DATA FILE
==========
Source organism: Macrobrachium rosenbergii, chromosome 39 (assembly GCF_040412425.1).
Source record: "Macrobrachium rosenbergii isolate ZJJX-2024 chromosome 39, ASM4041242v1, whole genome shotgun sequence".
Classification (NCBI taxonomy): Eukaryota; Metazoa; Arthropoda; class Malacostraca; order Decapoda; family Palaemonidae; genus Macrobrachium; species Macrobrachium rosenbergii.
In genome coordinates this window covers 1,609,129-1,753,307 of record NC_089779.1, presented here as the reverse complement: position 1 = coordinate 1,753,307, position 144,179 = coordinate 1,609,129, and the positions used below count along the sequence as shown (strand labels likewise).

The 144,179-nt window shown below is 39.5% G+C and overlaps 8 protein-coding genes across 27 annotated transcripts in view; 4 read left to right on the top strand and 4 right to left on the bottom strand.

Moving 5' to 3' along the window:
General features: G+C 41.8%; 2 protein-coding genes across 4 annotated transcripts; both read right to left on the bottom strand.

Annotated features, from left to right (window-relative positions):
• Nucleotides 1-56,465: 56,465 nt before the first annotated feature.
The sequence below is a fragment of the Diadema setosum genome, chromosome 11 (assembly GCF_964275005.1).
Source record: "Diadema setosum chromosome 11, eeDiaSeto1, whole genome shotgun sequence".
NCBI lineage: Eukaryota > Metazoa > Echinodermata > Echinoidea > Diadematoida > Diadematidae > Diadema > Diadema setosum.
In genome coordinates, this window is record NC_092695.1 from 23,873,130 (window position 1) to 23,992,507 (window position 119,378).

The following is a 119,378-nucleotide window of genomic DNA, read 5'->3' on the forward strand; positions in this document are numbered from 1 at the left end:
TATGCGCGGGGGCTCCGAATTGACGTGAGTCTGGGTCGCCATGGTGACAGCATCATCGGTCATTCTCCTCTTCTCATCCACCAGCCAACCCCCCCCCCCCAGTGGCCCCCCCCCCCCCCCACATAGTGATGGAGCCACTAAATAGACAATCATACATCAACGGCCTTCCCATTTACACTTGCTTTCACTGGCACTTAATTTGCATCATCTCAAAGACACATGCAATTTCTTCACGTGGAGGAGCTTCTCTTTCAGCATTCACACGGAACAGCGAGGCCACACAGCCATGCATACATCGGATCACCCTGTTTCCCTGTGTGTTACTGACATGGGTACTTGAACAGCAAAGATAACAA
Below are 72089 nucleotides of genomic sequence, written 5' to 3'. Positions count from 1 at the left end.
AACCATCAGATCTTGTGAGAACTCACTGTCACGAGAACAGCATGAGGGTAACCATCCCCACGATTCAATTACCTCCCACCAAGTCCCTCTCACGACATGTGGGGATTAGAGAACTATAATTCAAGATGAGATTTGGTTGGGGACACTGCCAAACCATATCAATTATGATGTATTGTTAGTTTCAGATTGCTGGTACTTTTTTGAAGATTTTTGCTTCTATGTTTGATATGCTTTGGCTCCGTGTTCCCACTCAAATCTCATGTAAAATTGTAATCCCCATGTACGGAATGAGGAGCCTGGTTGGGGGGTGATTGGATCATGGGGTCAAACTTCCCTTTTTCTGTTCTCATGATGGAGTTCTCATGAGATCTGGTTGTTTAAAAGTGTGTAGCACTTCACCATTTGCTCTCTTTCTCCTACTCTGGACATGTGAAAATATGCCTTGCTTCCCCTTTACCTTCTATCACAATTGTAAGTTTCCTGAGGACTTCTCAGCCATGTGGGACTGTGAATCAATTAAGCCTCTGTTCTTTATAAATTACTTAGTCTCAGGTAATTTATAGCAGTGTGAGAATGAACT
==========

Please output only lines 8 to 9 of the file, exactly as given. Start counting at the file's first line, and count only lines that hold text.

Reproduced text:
Annotated features, from left to right (window-relative positions):
• Nucleotides 1-56,465: 56,465 nt before the first annotated feature.